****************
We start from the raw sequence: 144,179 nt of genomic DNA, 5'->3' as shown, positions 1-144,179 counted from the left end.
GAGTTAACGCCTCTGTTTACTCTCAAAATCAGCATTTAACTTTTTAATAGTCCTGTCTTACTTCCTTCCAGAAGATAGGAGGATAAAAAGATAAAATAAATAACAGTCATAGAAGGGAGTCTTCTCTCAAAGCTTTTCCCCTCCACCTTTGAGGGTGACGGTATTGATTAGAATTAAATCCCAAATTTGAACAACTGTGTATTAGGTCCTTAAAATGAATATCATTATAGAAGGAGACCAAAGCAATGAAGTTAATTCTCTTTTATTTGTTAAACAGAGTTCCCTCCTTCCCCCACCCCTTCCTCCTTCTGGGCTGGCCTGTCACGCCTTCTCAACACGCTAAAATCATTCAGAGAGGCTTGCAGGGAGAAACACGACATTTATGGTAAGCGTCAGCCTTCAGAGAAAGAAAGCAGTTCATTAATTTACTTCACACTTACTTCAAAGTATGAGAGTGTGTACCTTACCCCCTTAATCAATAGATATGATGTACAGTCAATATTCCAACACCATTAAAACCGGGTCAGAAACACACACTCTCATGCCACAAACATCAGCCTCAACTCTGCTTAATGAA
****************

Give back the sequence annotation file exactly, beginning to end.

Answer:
We start from the raw sequence: 144,179 nt of genomic DNA, 5'->3' as shown, positions 1-144,179 counted from the left end.
GAGTTAACGCCTCTGTTTACTCTCAAAATCAGCATTTAACTTTTTAATAGTCCTGTCTTACTTCCTTCCAGAAGATAGGAGGATAAAAAGATAAAATAAATAACAGTCATAGAAGGGAGTCTTCTCTCAAAGCTTTTCCCCTCCACCTTTGAGGGTGACGGTATTGATTAGAATTAAATCCCAAATTTGAACAACTGTGTATTAGGTCCTTAAAATGAATATCATTATAGAAGGAGACCAAAGCAATGAAGTTAATTCTCTTTTATTTGTTAAACAGAGTTCCCTCCTTCCCCCACCCCTTCCTCCTTCTGGGCTGGCCTGTCACGCCTTCTCAACACGCTAAAATCATTCAGAGAGGCTTGCAGGGAGAAACACGACATTTATGGTAAGCGTCAGCCTTCAGAGAAAGAAAGCAGTTCATTAATTTACTTCACACTTACTTCAAAGTATGAGAGTGTGTACCTTACCCCCTTAATCAATAGATATGATGTACAGTCAATATTCCAACACCATTAAAACCGGGTCAGAAACACACACTCTCATGCCACAAACATCAGCCTCAACTCTGCTTAATGAA